Neutral Citation Number:  EWHC 1985 (KB
Case Number: QB 2015 005162 (formerly HQ15D03649)
In the High Court of Justice
King’s Bench Division
26 July 2023
His Honour Judge Pearce sitting as a Judge of the High Court
(previously known as Specialist Hygiene Solutions)
- JUDGE PEARCE: This is my judgment on the order I make further to my findings last week that the defendant is in contempt of court in three respects by breaching an undertaking that he gave to this court in August 2013. The three breaches, as I found proved, are as follows:
a. that on a date unknown, believed to be or shortly before 7 November 2022, he spoke and/or disclosed in the course of a recorded interview with Ms Cherise Seucharan of or for Canadaland the words set out in paragraph 30.1 of the grounds upon which the committal application is brought and therefore caused them to be published.
b. that on a date unknown, believed to be on or shortly before 2 December 2022, he spoke and/or disclosed in the course of a recorded interview with Mr Shaun Attwood the words set out in paragraph 31.1 of the grounds, thereby causing them to be published;
c. that on 23 December 2022, he spoke and/or disclosed in the course of a recorded and live streamed interview with Mr James De Fiore the words set out in paragraph 31.6 of the grounds, and thereby caused the same to be published.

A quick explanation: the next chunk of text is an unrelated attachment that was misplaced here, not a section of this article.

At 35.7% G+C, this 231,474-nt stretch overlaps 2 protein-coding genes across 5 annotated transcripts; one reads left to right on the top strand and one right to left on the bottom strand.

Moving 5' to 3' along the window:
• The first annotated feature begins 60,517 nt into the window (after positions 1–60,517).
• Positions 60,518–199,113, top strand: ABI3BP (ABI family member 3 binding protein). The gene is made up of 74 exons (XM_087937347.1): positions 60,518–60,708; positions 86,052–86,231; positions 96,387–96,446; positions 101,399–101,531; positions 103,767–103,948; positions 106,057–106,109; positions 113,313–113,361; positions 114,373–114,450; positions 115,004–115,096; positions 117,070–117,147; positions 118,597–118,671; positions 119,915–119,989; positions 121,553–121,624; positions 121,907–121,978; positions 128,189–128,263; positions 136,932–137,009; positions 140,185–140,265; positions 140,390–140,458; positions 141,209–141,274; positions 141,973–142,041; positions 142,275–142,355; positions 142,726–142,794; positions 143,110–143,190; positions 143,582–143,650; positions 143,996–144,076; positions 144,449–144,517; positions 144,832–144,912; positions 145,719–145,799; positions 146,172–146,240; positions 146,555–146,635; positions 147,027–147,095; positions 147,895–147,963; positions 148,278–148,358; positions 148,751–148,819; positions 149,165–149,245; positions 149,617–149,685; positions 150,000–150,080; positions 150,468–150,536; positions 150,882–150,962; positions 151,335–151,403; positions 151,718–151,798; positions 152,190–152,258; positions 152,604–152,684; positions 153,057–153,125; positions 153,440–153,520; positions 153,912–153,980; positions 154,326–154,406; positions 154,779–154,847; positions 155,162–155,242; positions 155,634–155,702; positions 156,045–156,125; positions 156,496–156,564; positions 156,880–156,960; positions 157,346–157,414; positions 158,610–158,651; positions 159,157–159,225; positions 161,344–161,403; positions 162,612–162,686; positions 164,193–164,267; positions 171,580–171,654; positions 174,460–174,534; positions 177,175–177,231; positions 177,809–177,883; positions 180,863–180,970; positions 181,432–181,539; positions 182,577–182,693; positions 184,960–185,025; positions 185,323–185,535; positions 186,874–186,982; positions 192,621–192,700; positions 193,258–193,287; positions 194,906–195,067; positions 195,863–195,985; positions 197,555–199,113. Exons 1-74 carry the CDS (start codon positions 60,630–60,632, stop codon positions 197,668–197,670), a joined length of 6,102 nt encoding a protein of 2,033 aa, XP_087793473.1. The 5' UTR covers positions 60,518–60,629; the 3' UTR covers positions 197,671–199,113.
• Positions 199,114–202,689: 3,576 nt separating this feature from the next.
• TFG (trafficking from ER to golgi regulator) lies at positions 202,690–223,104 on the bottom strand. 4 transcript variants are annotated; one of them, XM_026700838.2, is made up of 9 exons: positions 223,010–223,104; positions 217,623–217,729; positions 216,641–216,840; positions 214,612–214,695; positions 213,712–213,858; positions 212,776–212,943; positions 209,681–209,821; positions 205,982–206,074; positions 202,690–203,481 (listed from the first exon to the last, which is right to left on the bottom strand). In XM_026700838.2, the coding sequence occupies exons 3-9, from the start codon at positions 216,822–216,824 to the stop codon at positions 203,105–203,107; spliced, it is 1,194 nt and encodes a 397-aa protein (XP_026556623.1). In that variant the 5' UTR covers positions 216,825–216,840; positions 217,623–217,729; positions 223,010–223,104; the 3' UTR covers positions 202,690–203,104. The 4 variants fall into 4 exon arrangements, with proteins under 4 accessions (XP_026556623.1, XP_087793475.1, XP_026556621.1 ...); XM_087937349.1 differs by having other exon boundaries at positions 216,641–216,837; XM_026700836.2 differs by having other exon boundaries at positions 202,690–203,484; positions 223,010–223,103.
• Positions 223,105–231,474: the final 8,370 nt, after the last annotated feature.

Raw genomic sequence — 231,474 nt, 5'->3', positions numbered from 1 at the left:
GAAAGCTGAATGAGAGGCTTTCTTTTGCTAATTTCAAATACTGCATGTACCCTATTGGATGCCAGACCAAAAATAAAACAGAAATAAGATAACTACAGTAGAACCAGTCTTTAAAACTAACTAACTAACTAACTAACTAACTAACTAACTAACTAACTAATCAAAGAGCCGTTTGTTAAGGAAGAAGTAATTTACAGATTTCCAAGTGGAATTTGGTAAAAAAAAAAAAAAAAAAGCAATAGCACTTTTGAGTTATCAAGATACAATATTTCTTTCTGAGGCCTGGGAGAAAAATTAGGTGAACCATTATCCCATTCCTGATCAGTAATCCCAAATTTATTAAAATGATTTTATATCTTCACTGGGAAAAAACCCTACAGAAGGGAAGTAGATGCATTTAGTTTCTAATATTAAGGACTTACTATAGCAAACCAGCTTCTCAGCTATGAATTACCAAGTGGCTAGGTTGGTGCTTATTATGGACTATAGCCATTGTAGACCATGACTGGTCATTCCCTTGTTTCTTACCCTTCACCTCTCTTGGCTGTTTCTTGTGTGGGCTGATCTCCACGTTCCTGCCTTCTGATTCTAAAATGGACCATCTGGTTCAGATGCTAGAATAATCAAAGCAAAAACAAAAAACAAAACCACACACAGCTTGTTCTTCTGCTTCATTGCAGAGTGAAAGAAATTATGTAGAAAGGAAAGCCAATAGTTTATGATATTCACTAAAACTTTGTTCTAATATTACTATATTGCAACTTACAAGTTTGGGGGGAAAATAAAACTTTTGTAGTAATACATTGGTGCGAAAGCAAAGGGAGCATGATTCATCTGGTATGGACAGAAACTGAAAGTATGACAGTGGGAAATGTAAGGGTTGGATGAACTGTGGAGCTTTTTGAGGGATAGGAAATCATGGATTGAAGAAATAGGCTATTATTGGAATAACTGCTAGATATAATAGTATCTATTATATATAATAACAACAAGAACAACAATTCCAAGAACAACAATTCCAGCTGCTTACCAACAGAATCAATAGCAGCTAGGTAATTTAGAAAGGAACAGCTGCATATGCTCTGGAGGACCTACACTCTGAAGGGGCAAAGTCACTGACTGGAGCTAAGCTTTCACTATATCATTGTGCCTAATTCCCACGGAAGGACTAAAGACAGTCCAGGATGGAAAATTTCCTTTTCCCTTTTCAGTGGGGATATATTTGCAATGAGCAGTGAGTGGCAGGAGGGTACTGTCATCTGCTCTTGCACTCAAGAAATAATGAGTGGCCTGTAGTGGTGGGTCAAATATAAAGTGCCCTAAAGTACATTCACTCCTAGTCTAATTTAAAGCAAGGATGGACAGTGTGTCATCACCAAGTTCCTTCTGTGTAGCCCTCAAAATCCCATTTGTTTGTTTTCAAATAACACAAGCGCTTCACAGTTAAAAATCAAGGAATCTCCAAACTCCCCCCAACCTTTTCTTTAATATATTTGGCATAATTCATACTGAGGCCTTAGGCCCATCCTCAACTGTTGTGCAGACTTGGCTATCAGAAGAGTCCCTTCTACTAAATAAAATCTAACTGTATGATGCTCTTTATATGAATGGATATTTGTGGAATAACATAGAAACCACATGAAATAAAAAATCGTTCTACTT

- I adjourned the question of the appropriate order to be made consequential upon those findings in order to give the defendant a further opportunity to attend court or at least to engage with the proceedings. Sadly, he yet again has not done so.
- The first matter I have to consider is whether this order has been served. I have a certificate of service, amplified by a witness statement from Ms Katie-Jade Church, dated 25 July 2023. I am satisfied from that statement that service has been affected in accordance with the alternative means of service which have been directed in this case. I remind myself that for reasons dealt with in particular by Mr Justice Eyre in his judgment of 20 March 2023 that there is compelling evidence the defendant has sought to evade service and to go to ground in order to frustrate the application before the court.